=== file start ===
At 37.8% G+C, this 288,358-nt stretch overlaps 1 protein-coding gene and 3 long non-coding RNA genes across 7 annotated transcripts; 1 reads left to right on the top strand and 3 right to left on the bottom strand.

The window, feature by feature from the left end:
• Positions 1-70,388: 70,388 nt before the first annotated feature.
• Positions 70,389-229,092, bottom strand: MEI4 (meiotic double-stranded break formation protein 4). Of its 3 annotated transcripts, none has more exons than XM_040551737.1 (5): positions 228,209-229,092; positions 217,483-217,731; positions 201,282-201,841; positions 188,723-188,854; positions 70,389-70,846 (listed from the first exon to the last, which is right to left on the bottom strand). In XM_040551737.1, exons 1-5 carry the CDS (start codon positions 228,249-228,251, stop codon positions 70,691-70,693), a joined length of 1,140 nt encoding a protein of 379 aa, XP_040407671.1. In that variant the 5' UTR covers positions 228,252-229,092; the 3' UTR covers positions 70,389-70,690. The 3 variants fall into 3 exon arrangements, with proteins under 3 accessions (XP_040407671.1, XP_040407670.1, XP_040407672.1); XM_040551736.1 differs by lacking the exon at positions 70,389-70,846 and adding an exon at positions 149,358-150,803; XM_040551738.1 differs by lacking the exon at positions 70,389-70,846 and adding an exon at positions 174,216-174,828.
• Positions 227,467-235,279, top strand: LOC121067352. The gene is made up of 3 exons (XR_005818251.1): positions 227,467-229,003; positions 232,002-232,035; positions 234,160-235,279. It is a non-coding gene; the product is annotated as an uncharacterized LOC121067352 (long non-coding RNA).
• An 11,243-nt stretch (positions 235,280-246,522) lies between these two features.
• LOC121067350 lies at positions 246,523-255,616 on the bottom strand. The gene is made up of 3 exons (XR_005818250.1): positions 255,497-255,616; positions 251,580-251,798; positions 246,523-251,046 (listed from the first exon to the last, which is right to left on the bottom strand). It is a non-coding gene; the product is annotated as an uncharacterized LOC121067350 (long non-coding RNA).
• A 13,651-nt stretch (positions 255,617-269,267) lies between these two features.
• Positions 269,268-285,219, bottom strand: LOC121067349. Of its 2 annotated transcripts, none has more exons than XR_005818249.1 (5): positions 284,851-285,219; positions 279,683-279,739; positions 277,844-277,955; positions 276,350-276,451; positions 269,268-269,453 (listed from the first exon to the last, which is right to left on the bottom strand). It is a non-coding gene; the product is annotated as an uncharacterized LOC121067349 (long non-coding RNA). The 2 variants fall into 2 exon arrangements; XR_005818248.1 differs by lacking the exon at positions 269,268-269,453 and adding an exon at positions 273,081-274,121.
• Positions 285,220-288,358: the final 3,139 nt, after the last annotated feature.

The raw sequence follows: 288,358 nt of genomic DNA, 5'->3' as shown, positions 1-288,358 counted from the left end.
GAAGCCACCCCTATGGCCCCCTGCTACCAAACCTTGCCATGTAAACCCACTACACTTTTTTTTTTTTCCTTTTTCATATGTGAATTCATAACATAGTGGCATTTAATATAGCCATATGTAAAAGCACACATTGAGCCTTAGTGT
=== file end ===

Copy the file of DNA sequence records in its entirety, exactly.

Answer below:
At 37.8% G+C, this 288,358-nt stretch overlaps 1 protein-coding gene and 3 long non-coding RNA genes across 7 annotated transcripts; 1 reads left to right on the top strand and 3 right to left on the bottom strand.

The window, feature by feature from the left end:
• Positions 1-70,388: 70,388 nt before the first annotated feature.
• Positions 70,389-229,092, bottom strand: MEI4 (meiotic double-stranded break formation protein 4). Of its 3 annotated transcripts, none has more exons than XM_040551737.1 (5): positions 228,209-229,092; positions 217,483-217,731; positions 201,282-201,841; positions 188,723-188,854; positions 70,389-70,846 (listed from the first exon to the last, which is right to left on the bottom strand). In XM_040551737.1, exons 1-5 carry the CDS (start codon positions 228,249-228,251, stop codon positions 70,691-70,693), a joined length of 1,140 nt encoding a protein of 379 aa, XP_040407671.1. In that variant the 5' UTR covers positions 228,252-229,092; the 3' UTR covers positions 70,389-70,690. The 3 variants fall into 3 exon arrangements, with proteins under 3 accessions (XP_040407671.1, XP_040407670.1, XP_040407672.1); XM_040551736.1 differs by lacking the exon at positions 70,389-70,846 and adding an exon at positions 149,358-150,803; XM_040551738.1 differs by lacking the exon at positions 70,389-70,846 and adding an exon at positions 174,216-174,828.
• Positions 227,467-235,279, top strand: LOC121067352. The gene is made up of 3 exons (XR_005818251.1): positions 227,467-229,003; positions 232,002-232,035; positions 234,160-235,279. It is a non-coding gene; the product is annotated as an uncharacterized LOC121067352 (long non-coding RNA).
• An 11,243-nt stretch (positions 235,280-246,522) lies between these two features.
• LOC121067350 lies at positions 246,523-255,616 on the bottom strand. The gene is made up of 3 exons (XR_005818250.1): positions 255,497-255,616; positions 251,580-251,798; positions 246,523-251,046 (listed from the first exon to the last, which is right to left on the bottom strand). It is a non-coding gene; the product is annotated as an uncharacterized LOC121067350 (long non-coding RNA).
• A 13,651-nt stretch (positions 255,617-269,267) lies between these two features.
• Positions 269,268-285,219, bottom strand: LOC121067349. Of its 2 annotated transcripts, none has more exons than XR_005818249.1 (5): positions 284,851-285,219; positions 279,683-279,739; positions 277,844-277,955; positions 276,350-276,451; positions 269,268-269,453 (listed from the first exon to the last, which is right to left on the bottom strand). It is a non-coding gene; the product is annotated as an uncharacterized LOC121067349 (long non-coding RNA). The 2 variants fall into 2 exon arrangements; XR_005818248.1 differs by lacking the exon at positions 269,268-269,453 and adding an exon at positions 273,081-274,121.
• Positions 285,220-288,358: the final 3,139 nt, after the last annotated feature.

The raw sequence follows: 288,358 nt of genomic DNA, 5'->3' as shown, positions 1-288,358 counted from the left end.
GAAGCCACCCCTATGGCCCCCTGCTACCAAACCTTGCCATGTAAACCCACTACACTTTTTTTTTTTTCCTTTTTCATATGTGAATTCATAACATAGTGGCATTTAATATAGCCATATGTAAAAGCACACATTGAGCCTTAGTGT